British Radicals Flap Their Pie Holes Over Hot Cross Buns
There is an old Chinese curse which damns the individual to live in interesting times. Those alive here at the beginning of the twenty-first century are living in such a period as they have been given a ringside seat to view the decline and eventual demise of the West.
As the spiritual backbone of the West, Christianity must be removed if there is to be any chance of conquering that once noble civilization. One way of accomplishing this objective is by shaming the general population into abandoning those celebrations commemorating important events in the history of Christendom such as Christmas and Easter.
Thus far, most of these efforts have been directed at Christmas. However, as these secularists hone and perfect their approach, they are beginning to set their sites on the even more pivotal celebration of Easter. For if one can divert attention from the Resurrection, there is little reason to pay much attention to Christ whatsoever.
In England, the Easter season is observed with hot cross buns, which consist of a bun with a cross of icing drawn across the top. A few years ago, a bit of a controversy broke out when a number of cities in Britain stopped serving the treats and some in the media dared to insinuate political correctness and hypertolerance might be the reasons for the removal from the menu.
However, liberals can no longer deny that those sympathetic to their outlook are engaged in this gastronomical censorship out of a sense of sensitivity run amok. For according to the Suffolk Evening Star, the head teacher of Oaks Primary School in Ipswich, England has asked that the crosses be removed from the pastry for fear of offending Jehovahís Witnesses attending the school.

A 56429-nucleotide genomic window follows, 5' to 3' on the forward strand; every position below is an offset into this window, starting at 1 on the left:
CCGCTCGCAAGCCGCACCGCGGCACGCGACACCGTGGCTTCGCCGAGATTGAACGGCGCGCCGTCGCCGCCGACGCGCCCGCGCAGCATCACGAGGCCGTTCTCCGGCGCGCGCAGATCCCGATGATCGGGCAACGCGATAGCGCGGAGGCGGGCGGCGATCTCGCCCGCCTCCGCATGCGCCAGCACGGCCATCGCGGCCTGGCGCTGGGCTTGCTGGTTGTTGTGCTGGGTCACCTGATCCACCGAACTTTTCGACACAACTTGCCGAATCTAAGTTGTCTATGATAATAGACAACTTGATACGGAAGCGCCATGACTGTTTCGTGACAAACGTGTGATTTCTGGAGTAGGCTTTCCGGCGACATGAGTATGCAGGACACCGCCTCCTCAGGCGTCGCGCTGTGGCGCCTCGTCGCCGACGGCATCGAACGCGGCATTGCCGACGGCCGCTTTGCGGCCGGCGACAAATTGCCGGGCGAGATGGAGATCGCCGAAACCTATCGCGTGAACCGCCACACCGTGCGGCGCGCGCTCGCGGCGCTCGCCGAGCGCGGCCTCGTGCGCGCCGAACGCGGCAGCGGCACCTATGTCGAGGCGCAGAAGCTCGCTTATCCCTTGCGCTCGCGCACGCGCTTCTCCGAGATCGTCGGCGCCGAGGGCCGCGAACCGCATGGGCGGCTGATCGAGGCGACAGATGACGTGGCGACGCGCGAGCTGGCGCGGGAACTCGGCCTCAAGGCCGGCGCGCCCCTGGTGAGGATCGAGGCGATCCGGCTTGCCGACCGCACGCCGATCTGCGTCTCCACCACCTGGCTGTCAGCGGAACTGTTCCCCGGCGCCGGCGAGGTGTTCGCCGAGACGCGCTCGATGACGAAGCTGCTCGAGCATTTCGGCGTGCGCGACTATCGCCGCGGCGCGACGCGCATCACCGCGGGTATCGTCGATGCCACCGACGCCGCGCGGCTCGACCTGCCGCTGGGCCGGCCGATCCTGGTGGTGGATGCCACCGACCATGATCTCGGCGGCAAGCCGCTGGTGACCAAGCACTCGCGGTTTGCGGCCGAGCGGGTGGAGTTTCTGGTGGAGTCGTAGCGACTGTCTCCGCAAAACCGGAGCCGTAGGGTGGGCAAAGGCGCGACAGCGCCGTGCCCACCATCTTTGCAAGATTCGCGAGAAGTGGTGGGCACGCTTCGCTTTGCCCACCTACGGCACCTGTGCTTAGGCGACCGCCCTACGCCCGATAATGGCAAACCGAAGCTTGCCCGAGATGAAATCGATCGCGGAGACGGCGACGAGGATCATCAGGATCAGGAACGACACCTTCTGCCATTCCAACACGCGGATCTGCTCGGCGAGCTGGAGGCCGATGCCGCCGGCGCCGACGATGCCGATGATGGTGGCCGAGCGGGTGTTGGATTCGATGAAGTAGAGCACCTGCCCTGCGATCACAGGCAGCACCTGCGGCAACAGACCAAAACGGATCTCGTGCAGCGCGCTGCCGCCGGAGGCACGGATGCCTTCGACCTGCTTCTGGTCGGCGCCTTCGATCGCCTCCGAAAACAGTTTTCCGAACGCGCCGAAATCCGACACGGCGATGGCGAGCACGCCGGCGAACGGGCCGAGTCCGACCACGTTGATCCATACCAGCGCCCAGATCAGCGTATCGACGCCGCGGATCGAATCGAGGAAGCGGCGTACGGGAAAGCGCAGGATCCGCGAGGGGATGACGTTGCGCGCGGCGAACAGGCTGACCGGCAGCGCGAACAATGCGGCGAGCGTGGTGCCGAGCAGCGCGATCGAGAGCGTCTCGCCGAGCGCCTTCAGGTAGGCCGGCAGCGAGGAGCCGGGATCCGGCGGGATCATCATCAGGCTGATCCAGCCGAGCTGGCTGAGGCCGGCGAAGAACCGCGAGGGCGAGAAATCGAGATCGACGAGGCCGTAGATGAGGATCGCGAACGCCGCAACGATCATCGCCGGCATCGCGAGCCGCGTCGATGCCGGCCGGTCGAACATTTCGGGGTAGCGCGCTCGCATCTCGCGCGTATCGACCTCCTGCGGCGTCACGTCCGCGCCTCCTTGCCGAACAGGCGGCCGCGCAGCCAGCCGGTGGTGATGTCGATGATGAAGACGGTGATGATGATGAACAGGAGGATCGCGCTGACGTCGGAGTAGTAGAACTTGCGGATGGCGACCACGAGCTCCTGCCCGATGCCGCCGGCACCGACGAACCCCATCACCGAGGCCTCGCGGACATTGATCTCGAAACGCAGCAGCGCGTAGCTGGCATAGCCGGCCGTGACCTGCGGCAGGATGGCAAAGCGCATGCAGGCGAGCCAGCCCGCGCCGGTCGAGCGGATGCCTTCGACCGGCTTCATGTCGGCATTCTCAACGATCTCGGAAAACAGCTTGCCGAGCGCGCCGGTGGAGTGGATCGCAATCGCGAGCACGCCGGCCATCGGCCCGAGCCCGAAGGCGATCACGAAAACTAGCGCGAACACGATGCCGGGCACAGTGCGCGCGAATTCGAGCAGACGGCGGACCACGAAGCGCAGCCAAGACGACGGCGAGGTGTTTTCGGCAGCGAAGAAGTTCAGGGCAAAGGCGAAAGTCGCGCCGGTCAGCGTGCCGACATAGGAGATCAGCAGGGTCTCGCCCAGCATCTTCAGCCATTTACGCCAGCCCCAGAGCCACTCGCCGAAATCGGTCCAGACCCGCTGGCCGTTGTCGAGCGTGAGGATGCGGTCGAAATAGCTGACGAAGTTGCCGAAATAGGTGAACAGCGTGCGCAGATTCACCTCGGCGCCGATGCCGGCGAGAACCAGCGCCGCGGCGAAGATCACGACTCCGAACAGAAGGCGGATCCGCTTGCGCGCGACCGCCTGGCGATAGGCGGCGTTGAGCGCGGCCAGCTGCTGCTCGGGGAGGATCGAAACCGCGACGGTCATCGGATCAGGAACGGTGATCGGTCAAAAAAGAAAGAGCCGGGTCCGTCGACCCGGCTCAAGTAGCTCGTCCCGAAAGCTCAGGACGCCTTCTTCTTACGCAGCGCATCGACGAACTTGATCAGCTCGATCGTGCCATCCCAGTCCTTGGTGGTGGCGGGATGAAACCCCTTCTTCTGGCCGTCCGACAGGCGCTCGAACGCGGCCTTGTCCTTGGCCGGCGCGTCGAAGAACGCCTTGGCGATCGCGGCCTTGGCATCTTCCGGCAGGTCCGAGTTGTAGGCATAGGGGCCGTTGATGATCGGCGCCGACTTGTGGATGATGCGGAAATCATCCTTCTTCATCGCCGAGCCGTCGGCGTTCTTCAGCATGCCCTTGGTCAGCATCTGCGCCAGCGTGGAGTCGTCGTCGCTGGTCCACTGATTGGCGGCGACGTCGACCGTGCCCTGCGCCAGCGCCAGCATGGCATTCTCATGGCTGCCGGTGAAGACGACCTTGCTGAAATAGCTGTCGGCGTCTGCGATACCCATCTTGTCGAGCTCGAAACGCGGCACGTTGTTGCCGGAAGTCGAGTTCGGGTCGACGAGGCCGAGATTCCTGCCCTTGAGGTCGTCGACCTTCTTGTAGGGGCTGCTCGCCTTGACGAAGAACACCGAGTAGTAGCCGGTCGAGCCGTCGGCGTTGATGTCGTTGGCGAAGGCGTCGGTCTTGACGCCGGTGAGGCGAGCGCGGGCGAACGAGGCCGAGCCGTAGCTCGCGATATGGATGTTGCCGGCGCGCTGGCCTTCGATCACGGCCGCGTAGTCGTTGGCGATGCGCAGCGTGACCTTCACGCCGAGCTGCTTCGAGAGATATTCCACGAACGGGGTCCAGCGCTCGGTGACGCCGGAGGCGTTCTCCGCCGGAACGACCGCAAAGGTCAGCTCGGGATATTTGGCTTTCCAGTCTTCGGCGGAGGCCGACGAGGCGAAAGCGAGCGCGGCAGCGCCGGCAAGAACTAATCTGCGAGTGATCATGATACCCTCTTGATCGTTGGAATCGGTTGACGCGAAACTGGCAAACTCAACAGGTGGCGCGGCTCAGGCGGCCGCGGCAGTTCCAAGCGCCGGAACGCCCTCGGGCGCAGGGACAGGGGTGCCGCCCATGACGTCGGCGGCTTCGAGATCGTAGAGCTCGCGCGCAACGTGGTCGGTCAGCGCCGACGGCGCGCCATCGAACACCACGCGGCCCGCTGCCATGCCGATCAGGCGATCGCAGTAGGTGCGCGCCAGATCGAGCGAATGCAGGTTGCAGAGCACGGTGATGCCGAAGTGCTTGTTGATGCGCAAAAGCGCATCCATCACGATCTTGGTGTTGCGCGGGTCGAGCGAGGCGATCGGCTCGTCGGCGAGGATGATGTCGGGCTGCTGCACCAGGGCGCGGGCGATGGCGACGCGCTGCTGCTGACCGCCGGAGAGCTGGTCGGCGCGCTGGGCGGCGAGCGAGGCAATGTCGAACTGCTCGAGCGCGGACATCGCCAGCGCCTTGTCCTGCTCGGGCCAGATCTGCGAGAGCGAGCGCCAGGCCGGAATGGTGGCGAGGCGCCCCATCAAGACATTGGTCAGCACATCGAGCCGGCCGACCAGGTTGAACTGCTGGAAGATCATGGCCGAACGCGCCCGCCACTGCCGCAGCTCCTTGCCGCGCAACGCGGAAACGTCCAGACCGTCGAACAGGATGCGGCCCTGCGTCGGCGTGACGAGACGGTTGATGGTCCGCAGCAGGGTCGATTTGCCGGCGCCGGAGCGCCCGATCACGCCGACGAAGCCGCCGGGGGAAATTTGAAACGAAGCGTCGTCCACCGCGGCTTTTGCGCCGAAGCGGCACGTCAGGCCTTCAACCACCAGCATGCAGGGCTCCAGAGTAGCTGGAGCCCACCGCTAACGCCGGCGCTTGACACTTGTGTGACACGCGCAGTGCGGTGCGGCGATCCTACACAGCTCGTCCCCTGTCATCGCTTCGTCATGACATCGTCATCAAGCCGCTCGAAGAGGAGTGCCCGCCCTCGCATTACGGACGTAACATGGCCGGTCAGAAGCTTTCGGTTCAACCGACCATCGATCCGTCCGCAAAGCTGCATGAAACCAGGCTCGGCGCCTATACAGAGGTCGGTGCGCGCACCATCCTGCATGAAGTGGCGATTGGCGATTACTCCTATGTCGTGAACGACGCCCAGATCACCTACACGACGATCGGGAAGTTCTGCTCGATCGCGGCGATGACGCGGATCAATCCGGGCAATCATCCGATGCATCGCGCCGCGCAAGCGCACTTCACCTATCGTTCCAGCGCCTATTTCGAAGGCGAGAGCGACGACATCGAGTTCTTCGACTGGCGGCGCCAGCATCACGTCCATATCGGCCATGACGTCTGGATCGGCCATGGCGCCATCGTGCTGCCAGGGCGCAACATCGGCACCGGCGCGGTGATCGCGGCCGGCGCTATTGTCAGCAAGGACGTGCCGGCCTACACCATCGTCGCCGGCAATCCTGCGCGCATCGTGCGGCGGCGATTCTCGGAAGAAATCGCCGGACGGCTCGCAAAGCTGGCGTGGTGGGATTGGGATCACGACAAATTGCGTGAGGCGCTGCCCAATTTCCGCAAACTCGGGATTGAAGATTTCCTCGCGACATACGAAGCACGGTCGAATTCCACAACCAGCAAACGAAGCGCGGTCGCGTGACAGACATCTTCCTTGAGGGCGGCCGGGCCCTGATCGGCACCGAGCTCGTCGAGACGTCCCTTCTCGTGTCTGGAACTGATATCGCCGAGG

Nice, isnít it, how everybody elseís life has to come to a screeching halt? Now that the icing cross has been removed, would the school be willing to alter the recipe all together if some really whacked-out fundamentalist had a conniption fit about raisins being in the buns because of the inordinate number of New Age and Wiccan rituals that employ this dried fruit?
Probably not and rightfully so. If adherents of certain belief systems are going to get that worked up over what amounts to an innocent desert, they should withdraw from the public school system altogether. Maybe if the Russellites spent more time on education instead of pestering people by ringing doorbells early Saturday mornings, they would have a viable alternative like other denominations have established to protect their young people from what they perceive as the evils of the modern world.
The Watchtower operative interviewed about the schoolís decision responded, ďHot cross buns are a pagan symbol of fertility no different to bunnies, eggs, and Easter. The Bible states we should not worship things of a pagan origin.Ē Unless they have been spiked with Viagra, these treats are not going to spark an orgy as they are only a piece of cake no matter what other connotations hot buns might bring to mind.
Perhaps regular visitors to Kingdom Halls should take the rest of the Bible as seriously as well and since they donít maybe thatís the reason behind the aversion to this baked good. Remembrances of the Crucifixion and the Resurrection no doubt singe the consciences of those whose views of Jesus Christ are less than they really ought to be.
Those living in the decaying lands of the West should stop for a moment and think. If we are to give in so quickly to Jehovahís Witnesses who are not exactly known for fits of violence, how much more quickly will we surrender to cultists and similar fanatics who rampage as matter of sport when we do not submit to their heathen peculiarities?
Frederick Meekins is an independent theologian and social critic. He holds a BS in Political Science/History. Frederick earned a MA in Apologetics & Christian Philosophy from Trinity Theological Seminary. Frederick holds a Doctor of Practical Theology through the Master's Graduate School Of Divinity in Evansville, Indiana. Dr. Meekins earned a Ph.D. in Apologetics through Newburgh Theological Seminary. His books are available in print and electronic formats through Amazon.com. His ministry site, Issachar Bible Church & Apologetics Research Institute, can be found at http://issacharbiblechurch.blogspot.com/. The Twitter page of Dr. Meekins can be found at